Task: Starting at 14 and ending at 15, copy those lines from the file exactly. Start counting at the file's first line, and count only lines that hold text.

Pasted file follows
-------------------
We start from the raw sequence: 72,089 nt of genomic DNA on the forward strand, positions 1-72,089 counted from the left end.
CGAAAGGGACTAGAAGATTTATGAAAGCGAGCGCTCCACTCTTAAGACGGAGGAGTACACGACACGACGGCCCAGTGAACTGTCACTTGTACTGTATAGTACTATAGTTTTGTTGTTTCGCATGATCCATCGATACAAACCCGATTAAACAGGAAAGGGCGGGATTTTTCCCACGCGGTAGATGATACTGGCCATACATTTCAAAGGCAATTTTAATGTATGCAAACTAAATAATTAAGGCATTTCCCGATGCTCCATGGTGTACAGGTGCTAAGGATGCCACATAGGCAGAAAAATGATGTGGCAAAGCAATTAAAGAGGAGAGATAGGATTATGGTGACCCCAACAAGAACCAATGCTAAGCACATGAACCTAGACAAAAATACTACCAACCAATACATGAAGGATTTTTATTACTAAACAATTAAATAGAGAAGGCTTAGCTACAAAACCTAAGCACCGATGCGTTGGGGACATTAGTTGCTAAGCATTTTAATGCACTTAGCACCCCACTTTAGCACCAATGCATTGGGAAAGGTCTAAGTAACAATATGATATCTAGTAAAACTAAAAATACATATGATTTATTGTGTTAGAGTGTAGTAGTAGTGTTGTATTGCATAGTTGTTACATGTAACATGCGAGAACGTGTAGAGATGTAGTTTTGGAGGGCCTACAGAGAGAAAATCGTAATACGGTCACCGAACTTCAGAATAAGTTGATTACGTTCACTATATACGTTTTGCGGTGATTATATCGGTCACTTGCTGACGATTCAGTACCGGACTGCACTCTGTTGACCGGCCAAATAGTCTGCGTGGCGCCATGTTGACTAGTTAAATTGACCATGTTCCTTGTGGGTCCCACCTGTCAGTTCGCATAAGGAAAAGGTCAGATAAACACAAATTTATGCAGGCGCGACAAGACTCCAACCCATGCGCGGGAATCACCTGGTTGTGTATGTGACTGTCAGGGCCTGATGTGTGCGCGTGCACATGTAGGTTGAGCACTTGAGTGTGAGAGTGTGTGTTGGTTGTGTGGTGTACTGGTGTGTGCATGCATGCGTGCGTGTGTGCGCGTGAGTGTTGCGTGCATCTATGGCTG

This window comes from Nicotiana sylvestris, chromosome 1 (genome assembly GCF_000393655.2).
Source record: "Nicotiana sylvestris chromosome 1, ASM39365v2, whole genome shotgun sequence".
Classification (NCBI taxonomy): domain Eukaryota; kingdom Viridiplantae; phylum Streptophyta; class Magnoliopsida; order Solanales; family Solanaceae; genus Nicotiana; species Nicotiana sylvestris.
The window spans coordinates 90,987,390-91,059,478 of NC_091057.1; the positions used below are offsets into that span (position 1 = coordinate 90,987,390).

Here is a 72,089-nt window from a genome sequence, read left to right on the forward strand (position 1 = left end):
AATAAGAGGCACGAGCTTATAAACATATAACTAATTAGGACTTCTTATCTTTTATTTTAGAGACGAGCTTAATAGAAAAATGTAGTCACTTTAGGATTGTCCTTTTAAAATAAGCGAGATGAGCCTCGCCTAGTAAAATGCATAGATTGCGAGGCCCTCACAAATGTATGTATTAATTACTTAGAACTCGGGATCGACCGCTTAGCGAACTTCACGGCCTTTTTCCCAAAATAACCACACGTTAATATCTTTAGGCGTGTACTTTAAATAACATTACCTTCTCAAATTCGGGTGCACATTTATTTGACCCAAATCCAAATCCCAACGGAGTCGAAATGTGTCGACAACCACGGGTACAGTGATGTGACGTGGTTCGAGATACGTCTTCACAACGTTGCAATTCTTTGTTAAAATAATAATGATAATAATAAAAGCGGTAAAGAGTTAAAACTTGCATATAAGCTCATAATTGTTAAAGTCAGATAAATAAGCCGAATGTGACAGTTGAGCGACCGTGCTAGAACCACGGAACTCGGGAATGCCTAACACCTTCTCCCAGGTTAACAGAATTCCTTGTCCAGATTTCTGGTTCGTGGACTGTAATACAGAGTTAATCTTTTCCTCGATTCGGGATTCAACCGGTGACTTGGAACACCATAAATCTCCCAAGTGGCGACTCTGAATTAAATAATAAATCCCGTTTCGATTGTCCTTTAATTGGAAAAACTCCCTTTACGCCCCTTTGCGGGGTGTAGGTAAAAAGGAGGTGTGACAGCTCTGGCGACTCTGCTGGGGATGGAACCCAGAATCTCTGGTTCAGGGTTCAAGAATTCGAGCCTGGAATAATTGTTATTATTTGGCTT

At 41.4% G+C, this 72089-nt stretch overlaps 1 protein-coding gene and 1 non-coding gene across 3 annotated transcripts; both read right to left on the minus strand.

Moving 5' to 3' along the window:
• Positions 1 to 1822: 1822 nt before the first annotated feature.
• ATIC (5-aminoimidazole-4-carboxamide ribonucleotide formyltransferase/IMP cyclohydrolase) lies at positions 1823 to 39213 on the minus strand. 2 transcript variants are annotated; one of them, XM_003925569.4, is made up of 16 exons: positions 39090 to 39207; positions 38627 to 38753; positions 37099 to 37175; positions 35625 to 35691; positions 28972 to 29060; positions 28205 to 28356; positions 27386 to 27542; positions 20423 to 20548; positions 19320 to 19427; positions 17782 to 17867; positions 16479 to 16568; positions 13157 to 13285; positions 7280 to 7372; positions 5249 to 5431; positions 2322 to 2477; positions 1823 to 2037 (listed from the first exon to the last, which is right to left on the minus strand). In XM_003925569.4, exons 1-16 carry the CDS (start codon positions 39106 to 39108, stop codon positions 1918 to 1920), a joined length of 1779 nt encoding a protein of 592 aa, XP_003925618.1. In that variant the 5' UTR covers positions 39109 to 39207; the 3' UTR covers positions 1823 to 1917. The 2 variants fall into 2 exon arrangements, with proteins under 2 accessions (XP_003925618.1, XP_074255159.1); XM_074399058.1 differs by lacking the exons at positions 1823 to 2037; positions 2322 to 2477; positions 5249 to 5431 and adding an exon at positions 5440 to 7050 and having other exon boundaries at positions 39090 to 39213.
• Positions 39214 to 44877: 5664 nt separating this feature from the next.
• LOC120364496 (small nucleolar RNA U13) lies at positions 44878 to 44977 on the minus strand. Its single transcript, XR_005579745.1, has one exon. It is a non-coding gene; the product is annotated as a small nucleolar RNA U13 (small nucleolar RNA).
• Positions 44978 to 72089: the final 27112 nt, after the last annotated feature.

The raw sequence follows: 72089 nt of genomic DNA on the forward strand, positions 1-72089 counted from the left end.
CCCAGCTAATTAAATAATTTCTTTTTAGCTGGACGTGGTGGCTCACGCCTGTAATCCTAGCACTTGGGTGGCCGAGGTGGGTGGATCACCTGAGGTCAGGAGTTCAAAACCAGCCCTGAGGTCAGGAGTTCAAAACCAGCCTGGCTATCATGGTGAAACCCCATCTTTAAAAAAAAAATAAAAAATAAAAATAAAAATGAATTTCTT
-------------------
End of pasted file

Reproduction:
• LOC120364496 (small nucleolar RNA U13) lies at positions 44878 to 44977 on the minus strand. Its single transcript, XR_005579745.1, has one exon. It is a non-coding gene; the product is annotated as a small nucleolar RNA U13 (small nucleolar RNA).
• Positions 44978 to 72089: the final 27112 nt, after the last annotated feature.